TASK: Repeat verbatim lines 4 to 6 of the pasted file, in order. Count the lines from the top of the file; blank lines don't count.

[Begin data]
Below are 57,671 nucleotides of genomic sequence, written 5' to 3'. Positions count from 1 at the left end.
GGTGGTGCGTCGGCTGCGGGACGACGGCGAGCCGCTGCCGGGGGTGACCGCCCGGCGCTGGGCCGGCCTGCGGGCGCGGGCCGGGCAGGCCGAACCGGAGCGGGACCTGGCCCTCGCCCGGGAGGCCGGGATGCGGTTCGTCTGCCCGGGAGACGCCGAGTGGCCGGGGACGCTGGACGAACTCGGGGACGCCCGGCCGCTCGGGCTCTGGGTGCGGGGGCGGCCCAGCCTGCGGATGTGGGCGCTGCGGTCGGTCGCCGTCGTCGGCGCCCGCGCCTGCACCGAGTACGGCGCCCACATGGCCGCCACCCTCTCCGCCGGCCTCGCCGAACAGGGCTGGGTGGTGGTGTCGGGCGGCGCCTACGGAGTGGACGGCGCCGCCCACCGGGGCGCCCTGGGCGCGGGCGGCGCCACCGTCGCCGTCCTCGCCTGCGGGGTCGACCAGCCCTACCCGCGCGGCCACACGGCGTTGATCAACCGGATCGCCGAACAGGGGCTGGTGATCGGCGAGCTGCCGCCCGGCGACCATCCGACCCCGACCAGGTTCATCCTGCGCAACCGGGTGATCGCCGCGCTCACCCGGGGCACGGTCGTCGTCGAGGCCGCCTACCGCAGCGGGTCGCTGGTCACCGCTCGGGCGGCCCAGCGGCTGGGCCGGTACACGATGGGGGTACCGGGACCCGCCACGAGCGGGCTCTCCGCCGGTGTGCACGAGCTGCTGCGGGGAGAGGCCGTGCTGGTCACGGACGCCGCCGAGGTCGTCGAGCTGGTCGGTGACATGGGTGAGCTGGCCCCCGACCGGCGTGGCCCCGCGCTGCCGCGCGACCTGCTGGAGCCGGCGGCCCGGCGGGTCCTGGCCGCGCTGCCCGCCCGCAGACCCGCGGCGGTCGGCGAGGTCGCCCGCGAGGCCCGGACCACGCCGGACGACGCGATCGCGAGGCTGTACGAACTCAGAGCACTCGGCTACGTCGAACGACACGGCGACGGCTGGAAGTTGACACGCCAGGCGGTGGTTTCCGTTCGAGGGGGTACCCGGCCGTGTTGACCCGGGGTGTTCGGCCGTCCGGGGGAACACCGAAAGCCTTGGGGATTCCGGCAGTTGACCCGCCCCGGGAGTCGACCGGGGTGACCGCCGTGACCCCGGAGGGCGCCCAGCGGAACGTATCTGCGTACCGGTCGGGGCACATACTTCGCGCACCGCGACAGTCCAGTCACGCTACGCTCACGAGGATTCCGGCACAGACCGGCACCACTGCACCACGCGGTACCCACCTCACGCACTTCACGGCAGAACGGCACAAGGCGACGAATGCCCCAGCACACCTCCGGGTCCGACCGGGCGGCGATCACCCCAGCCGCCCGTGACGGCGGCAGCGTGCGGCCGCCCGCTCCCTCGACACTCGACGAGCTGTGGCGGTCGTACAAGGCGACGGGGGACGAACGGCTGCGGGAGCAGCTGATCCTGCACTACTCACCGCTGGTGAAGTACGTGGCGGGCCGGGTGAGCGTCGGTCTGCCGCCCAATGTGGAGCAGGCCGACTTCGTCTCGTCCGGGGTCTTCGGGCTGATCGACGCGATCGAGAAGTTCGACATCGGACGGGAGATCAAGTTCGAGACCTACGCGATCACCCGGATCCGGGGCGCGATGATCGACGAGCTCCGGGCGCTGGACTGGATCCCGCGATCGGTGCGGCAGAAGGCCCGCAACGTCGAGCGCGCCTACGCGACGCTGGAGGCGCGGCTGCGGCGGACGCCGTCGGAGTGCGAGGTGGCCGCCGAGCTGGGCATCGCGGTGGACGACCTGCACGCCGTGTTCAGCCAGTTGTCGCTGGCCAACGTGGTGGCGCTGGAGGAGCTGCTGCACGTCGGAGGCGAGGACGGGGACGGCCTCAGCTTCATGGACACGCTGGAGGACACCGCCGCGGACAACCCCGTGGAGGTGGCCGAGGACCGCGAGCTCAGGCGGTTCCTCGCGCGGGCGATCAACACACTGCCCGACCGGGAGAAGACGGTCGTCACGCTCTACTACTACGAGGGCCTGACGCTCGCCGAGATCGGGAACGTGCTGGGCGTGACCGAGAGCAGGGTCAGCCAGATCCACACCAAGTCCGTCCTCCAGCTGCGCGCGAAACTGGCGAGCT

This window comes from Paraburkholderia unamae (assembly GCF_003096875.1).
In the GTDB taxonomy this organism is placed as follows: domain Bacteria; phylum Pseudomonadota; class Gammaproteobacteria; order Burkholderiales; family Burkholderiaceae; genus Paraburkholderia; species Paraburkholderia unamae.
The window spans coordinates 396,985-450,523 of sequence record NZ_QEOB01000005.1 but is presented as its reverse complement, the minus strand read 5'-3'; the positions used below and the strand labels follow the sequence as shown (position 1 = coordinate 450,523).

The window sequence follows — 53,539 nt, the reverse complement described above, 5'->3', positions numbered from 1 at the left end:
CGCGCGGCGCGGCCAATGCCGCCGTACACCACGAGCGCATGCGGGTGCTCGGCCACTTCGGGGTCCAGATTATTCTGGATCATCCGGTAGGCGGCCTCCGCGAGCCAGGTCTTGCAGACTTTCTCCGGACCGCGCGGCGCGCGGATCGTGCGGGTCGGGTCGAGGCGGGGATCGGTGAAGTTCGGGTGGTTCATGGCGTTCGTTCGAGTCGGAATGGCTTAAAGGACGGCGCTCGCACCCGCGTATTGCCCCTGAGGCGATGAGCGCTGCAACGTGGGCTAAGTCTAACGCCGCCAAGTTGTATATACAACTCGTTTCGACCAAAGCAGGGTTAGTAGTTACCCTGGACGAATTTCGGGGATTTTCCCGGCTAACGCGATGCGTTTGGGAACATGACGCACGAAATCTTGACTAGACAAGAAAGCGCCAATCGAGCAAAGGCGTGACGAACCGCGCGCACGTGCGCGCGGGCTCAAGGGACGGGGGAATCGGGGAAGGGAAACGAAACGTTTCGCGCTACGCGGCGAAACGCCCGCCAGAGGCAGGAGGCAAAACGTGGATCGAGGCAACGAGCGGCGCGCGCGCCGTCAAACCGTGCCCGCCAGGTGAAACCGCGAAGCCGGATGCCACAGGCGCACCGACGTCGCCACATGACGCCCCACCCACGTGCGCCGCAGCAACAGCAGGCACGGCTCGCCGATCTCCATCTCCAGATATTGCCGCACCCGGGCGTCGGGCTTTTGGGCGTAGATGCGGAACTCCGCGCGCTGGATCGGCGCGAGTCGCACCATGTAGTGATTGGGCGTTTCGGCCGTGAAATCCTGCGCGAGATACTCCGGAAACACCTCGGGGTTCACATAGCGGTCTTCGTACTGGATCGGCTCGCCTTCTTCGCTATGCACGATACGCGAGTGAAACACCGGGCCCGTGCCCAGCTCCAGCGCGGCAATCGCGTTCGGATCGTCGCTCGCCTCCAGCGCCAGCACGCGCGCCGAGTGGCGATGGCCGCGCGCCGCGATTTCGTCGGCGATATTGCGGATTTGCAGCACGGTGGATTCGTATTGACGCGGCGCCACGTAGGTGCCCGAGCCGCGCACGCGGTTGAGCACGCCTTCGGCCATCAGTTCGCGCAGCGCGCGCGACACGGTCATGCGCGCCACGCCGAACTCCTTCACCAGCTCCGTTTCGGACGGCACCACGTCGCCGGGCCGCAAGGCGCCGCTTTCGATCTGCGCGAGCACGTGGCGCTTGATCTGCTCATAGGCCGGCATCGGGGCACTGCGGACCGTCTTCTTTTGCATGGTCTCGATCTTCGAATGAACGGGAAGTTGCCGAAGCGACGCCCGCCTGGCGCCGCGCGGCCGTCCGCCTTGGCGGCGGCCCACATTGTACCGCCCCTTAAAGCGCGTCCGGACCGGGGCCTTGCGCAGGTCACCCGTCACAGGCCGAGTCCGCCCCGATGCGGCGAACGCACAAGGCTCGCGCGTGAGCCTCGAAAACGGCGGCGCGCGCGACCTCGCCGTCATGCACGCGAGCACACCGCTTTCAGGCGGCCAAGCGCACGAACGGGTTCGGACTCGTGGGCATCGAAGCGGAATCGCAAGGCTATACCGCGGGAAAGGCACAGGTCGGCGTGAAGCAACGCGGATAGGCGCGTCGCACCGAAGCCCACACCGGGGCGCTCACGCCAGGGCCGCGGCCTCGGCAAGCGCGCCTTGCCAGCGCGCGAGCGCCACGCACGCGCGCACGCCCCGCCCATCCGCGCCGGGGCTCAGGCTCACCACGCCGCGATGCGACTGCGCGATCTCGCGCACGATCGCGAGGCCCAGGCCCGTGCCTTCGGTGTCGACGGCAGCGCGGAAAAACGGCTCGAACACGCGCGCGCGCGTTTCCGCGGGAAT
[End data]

In the GTDB taxonomy this organism is placed as follows: domain Bacteria; phylum Pseudomonadota; class Gammaproteobacteria; order Burkholderiales; family Burkholderiaceae; genus Paraburkholderia; species Paraburkholderia unamae.
The window spans coordinates 396,985-450,523 of sequence record NZ_QEOB01000005.1 but is presented as its reverse complement, the minus strand read 5'-3'; the positions used below and the strand labels follow the sequence as shown (position 1 = coordinate 450,523).

The window sequence follows — 53,539 nt, the reverse complement described above, 5'->3', positions numbered from 1 at the left end: